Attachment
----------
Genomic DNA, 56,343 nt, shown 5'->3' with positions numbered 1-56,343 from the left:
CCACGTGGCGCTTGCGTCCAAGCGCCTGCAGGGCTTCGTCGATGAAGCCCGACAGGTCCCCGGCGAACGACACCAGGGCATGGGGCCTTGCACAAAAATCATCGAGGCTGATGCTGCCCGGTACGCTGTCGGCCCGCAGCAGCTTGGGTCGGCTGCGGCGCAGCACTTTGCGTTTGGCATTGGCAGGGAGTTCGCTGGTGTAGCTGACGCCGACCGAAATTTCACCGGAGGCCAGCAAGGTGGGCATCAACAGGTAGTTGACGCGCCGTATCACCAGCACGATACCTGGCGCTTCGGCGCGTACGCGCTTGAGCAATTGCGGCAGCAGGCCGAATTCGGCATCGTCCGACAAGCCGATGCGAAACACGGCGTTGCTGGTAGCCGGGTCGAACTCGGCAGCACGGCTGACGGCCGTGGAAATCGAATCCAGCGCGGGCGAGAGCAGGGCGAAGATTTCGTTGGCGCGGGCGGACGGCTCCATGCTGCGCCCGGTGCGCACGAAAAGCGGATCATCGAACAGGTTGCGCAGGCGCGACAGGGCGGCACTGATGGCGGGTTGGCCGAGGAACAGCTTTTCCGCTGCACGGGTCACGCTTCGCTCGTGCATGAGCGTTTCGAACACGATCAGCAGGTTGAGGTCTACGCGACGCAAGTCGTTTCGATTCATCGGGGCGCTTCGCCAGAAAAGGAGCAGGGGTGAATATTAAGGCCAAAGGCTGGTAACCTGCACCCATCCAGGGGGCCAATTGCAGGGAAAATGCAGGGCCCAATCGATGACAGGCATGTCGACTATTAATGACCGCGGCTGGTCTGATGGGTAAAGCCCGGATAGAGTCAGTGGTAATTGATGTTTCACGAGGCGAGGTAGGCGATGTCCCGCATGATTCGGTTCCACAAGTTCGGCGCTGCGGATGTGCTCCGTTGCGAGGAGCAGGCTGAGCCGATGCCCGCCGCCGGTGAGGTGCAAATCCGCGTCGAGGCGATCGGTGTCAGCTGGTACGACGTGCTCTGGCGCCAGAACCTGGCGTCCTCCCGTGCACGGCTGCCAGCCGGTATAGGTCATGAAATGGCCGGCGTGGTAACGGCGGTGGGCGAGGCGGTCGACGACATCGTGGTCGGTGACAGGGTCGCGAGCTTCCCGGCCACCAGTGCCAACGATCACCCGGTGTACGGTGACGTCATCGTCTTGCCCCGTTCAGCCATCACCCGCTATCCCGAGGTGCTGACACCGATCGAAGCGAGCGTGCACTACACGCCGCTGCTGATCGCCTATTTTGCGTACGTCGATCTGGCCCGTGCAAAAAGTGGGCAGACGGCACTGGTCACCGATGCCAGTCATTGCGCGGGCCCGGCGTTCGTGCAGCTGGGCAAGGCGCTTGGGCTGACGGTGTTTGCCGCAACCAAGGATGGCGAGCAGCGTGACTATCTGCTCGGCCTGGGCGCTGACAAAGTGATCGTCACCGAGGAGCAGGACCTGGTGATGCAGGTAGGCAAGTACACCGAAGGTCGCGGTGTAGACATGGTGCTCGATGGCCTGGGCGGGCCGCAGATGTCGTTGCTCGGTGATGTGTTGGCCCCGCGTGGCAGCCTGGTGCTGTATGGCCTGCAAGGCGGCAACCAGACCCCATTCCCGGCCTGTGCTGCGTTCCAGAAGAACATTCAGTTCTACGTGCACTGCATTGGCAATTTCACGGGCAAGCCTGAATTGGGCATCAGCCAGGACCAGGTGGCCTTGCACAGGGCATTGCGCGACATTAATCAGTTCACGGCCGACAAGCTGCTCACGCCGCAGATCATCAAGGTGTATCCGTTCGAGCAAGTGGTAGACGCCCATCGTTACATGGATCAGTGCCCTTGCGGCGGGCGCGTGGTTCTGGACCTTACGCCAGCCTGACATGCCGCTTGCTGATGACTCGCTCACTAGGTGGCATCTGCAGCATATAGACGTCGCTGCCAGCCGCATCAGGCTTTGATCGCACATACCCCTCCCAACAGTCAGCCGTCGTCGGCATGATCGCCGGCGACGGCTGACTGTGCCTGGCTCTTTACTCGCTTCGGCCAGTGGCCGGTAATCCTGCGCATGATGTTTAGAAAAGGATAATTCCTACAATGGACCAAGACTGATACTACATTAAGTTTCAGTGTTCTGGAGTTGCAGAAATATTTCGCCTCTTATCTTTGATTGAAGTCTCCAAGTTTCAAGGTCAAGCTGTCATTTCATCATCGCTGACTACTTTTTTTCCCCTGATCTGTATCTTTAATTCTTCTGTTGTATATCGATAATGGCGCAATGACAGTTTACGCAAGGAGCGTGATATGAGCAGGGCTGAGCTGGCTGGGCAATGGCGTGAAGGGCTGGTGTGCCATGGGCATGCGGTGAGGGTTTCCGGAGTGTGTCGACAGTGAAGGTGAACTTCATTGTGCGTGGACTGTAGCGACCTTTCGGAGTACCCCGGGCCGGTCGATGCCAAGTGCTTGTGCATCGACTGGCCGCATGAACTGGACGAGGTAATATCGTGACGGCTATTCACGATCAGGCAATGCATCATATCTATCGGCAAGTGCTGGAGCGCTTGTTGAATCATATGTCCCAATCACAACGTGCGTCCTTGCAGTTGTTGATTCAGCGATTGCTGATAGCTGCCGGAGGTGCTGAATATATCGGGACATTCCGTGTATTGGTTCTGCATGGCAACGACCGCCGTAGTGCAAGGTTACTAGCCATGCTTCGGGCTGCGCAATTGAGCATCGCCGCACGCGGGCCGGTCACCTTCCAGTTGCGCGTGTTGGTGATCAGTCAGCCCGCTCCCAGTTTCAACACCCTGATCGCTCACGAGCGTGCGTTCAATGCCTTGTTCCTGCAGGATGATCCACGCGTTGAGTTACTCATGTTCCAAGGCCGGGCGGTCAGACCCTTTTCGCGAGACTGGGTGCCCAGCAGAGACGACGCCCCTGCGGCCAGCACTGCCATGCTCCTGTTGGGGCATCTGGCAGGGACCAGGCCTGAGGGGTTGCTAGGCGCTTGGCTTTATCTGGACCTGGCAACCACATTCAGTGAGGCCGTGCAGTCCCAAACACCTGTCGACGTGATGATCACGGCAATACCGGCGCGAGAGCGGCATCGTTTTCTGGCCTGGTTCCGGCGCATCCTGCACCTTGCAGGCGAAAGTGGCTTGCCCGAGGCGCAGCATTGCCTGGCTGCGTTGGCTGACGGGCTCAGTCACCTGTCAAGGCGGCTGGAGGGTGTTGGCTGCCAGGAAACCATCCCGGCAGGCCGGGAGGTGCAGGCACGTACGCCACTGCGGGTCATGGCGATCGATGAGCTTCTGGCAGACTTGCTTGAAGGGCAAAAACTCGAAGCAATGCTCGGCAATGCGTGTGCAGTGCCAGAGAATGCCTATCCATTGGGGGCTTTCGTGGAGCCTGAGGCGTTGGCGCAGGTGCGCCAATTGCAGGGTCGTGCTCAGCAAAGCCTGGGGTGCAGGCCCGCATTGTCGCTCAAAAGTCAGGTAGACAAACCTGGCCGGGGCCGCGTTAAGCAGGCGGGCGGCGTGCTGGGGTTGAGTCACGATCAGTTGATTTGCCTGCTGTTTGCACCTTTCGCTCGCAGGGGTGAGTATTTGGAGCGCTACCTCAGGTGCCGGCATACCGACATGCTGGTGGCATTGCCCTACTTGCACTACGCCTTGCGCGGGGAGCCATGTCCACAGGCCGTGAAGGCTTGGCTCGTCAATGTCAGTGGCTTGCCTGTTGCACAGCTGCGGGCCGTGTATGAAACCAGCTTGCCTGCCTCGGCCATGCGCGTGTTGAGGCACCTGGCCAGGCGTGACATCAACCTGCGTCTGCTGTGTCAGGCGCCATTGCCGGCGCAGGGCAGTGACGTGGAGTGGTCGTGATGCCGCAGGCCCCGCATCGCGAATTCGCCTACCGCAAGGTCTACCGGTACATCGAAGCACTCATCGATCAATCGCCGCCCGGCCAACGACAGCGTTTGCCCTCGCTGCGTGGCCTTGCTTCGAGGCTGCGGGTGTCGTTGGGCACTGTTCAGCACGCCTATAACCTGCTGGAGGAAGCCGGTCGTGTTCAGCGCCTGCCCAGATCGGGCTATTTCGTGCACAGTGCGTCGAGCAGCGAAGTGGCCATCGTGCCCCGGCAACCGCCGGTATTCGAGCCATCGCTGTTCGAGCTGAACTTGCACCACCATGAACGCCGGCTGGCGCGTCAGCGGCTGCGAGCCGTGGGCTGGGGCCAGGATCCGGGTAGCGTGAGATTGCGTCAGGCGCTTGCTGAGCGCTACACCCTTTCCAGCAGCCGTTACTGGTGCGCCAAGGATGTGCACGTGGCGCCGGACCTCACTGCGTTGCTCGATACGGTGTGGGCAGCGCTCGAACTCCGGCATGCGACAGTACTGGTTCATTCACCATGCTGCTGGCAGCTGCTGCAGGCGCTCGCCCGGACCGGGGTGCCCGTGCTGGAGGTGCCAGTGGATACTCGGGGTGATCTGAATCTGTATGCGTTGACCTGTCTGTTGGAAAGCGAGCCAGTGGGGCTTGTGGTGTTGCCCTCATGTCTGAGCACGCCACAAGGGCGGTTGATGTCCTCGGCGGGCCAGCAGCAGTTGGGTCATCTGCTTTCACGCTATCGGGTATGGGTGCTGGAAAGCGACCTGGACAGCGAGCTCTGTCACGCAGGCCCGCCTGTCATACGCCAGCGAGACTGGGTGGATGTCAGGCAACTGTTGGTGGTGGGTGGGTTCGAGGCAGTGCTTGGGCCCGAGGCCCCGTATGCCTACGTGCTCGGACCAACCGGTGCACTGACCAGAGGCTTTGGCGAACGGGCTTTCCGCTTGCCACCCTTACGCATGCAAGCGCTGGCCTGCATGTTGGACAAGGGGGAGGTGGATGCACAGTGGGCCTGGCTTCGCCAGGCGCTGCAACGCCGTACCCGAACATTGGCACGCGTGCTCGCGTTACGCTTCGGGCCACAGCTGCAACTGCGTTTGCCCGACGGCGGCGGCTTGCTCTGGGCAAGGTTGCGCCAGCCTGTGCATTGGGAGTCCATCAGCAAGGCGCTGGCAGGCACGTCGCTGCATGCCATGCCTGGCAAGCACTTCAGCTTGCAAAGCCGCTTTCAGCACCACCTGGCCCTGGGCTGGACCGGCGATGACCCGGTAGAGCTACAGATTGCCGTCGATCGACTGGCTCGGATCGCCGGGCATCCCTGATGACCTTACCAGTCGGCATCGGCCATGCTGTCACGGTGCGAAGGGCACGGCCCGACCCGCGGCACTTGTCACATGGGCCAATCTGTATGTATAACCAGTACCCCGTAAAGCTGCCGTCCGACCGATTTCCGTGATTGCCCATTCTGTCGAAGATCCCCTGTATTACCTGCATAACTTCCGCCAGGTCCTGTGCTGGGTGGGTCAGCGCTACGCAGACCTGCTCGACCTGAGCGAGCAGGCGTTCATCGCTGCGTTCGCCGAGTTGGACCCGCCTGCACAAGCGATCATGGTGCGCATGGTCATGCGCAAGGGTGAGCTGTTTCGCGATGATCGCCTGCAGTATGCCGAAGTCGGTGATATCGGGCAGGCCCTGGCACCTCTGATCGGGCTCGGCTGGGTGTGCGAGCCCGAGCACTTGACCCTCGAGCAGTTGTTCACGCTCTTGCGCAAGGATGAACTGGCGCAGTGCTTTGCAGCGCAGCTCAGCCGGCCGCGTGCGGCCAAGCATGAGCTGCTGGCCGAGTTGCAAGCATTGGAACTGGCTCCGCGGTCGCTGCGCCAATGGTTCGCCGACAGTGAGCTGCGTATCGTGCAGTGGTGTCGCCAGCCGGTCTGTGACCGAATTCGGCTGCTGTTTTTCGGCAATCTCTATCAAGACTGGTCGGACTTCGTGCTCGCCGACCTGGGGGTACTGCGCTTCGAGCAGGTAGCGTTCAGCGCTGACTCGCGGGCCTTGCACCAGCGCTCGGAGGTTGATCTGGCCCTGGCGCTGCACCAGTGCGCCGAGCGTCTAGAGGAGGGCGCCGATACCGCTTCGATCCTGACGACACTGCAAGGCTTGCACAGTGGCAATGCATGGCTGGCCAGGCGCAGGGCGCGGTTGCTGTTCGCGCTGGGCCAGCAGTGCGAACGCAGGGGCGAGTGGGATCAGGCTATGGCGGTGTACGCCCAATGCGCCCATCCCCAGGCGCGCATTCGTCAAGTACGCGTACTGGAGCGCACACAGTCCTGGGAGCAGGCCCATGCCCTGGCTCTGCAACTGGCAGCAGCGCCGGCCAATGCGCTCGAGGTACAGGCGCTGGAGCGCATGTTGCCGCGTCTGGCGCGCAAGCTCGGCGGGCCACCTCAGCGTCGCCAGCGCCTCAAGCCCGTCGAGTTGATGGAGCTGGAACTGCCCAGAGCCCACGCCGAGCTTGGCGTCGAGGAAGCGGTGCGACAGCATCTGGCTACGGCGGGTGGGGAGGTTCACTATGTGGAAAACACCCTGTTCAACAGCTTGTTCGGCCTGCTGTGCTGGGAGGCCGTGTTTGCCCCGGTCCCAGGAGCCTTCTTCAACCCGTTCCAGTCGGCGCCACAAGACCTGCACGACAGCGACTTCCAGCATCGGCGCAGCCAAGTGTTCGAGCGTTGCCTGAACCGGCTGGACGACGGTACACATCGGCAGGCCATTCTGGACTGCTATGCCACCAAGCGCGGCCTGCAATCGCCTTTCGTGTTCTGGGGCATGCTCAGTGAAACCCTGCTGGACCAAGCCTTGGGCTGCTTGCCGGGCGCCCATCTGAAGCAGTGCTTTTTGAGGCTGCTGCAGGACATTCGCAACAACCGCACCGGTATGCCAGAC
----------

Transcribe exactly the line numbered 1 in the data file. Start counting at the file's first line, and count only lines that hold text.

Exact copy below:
Genomic DNA, 56,343 nt, shown 5'->3' with positions numbered 1-56,343 from the left: